During recovery, most new jobs offer low wages

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(MoneyWatch) Reflecting its eroding economic fortunes, the American middle-class is often described as having been "hollowed out." New employment data suggest that isn't just a figure of speech.

Although 60 percent of the jobs lost following the 2008 financial crisis were in mid-wage occupations such as construction, manufacturing and office management, relatively few of those positions have come back, according to the National Employment Law Project. Instead, most of the jobs created during the U.S. economy's fitful recovery -- 58 percent -- have been in low-wage professions including retail sales, food preparation, home health and customer service, the New York-based advocacy group said Friday in a report.

Overall, low-wage industries -- defined by NELP as those paying median hourly wages of $7.69 to $13.83 -- generated 1.7 million jobs over the past two years, or 43 percent of total employment growth in the U.S. (see table at bottom). Middle-income jobs, or those paying $13.84 to $21.13 an hour, contributed only 22 percent of employment growth.

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"The recovery continues to be skewed toward low-wage jobs, reinforcing the rise in inequality and America's deficit of good jobs," said study author Annette Bernhardt, policy co-director at NELP, in a statement. "While there's understandably a lot of focus on getting employment back to pre-recession levels, the quality of jobs is rapidly emerging as a second front in the struggling recovery."

Not all industries have shed jobs: Manufacturers of durable goods, along with transportation and warehouse companies, have shown solid job growth during the recovery. Health care also continues to be a source of strength for the economy.

"Without these industries, the recovery would have been even more unbalanced and skewed toward lower-wage occupations," NELP said in its report, which is based on data from the federal Current Population Survey, a monthly poll of about 50,000 households in the U.S. that draws from a range of demographic and labor force information.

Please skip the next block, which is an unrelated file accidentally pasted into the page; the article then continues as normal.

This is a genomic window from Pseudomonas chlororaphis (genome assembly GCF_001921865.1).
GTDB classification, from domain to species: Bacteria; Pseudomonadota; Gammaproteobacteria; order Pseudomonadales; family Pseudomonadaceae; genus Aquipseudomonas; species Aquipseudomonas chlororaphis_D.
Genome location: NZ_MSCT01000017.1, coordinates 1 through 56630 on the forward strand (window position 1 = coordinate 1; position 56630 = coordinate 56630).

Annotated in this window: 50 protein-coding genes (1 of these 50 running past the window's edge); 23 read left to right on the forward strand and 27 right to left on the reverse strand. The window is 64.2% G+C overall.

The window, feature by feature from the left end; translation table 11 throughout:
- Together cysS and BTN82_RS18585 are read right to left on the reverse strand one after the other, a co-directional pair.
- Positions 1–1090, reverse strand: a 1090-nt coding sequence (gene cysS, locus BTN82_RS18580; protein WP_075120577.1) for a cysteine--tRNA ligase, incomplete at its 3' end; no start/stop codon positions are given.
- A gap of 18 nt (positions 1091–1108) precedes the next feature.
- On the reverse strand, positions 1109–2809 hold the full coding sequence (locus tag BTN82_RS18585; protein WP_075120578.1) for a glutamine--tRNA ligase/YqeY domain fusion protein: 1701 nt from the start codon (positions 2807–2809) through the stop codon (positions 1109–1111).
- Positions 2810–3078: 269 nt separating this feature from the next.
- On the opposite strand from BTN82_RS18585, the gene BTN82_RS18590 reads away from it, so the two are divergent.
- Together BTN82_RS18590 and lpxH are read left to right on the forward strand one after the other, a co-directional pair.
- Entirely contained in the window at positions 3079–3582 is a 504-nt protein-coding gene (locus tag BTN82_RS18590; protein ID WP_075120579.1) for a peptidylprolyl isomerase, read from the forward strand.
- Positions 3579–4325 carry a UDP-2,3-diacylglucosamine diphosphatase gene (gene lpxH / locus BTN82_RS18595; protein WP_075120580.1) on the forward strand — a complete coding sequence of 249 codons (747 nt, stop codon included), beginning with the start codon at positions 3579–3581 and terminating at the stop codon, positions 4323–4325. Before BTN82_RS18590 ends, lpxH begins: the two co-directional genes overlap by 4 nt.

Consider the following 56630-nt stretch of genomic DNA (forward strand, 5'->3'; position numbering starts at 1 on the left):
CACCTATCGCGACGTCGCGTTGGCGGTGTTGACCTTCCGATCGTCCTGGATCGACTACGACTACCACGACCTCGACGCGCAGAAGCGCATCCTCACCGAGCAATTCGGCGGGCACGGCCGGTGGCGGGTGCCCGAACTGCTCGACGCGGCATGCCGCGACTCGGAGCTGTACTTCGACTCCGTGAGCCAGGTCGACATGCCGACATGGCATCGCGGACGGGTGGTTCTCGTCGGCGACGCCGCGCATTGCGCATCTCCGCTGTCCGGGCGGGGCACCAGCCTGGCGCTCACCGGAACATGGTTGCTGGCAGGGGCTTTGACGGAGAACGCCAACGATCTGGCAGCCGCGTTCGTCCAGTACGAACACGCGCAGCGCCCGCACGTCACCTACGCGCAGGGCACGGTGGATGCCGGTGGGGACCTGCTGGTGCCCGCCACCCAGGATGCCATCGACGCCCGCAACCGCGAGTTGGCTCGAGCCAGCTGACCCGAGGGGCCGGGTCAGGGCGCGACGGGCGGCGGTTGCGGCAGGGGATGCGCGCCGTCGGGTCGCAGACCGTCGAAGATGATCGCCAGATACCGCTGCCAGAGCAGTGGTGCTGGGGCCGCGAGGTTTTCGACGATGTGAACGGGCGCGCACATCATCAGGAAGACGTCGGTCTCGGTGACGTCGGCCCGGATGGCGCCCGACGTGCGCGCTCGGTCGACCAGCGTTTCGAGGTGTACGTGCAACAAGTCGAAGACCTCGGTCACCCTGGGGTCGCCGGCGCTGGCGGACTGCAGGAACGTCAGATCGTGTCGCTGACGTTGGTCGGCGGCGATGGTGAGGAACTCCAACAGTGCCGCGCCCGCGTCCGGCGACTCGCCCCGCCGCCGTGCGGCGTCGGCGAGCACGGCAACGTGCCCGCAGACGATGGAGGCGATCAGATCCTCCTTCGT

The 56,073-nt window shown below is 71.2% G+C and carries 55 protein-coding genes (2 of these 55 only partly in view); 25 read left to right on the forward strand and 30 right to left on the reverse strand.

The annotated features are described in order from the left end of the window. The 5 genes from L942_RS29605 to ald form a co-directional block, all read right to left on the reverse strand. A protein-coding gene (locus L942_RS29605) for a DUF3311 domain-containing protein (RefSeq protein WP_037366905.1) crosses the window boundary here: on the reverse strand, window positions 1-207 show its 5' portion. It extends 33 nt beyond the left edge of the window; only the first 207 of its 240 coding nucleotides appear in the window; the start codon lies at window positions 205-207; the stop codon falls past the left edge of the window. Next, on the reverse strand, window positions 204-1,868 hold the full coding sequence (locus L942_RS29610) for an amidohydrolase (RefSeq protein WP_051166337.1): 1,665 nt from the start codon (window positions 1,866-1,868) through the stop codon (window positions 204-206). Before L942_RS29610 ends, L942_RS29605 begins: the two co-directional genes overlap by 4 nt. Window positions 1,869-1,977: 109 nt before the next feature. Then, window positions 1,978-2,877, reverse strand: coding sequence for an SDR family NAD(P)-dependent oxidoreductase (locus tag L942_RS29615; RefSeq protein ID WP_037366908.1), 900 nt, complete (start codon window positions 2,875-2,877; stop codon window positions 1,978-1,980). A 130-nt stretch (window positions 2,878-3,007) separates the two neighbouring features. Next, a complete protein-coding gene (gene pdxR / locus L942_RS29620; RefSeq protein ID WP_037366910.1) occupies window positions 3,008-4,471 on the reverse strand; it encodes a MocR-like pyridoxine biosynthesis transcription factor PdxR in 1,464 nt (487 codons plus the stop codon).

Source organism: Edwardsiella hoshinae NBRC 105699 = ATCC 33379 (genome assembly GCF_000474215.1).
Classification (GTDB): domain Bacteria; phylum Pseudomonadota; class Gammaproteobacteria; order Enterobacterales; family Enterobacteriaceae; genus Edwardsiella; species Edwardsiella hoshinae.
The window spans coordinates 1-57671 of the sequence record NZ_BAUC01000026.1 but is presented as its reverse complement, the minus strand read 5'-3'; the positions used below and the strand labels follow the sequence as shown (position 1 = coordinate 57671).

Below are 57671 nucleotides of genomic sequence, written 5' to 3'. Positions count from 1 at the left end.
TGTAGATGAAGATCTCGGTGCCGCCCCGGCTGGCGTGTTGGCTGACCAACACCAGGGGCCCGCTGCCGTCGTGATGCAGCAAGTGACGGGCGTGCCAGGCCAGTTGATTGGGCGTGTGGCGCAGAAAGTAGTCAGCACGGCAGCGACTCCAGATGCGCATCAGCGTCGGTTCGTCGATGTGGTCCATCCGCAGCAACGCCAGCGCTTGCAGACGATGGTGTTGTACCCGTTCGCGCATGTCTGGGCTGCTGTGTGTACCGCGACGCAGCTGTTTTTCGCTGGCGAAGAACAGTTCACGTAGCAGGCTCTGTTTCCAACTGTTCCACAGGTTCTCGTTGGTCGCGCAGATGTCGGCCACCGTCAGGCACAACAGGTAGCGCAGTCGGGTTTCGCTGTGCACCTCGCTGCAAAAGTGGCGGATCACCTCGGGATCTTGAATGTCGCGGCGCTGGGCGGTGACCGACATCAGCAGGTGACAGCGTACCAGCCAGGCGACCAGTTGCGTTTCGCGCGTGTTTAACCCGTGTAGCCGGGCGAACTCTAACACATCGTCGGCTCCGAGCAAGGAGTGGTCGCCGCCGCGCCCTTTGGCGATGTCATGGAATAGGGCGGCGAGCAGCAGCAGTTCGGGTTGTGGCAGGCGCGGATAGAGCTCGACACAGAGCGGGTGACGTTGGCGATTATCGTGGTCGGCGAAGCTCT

The growing scarcity of jobs traditionally available to middle-class Americans long predates the most recent economic downturn. Since 2001, employment in mid-wage jobs has fallen 7.3 percent, while rising in both lower- and higher-paying occupation, NELP found.

Those findings track with other data highlighting the mounting economic pressure on the middle class. In a study released last week, the Pew Research Center said that since 2001, incomes for households with annual earnings ranging from $39,000 to $118,000 had gone backward for the first time since 1945. The research organization characterized the period from 2001 through 2010 as the "worst decade in modern history" for the middle class.

Last fall, meanwhile, job-search firm SimplyHired.com found that the nation's top three employers in terms of vacant positions were the U.S. Air Force, Taco Bell and the Army National Guard.

Income for the average middle-class family also has stagnated for decades, with the financial crisis precipitating a sharp decline. Median household income -- meaning that half of the population earn more and half earn less -- grew at modest 1.6 percent between 2001 and 2007, then fell more than 4 percent from 2007 to 2009, according to the Economic Policy Institute, a Washington think-tank. Median household income has fallen $3,700 over the past decade, from $53,164 in 2000 to $49,445 in 2010.

Classified by income, roughly half of U.S. adults qualify as middle class, down from 61 percent in 1971, Pew found. Other estimates find even greater shrinkage. Labor economist Alan Krueger, head of the White House's Council of Economic Advisers, said in a study earlier this year that just over 42 percent of Americans now qualify as middle class, defined as households earning between 50 percent and 150 percent of the national median income, down from more than half who were in this group in 1970.

National Employment Law Project

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    Alain Sherter is an award-winning business journalist who has written for The Deal, MarketWatch and Thomson Financial Media.

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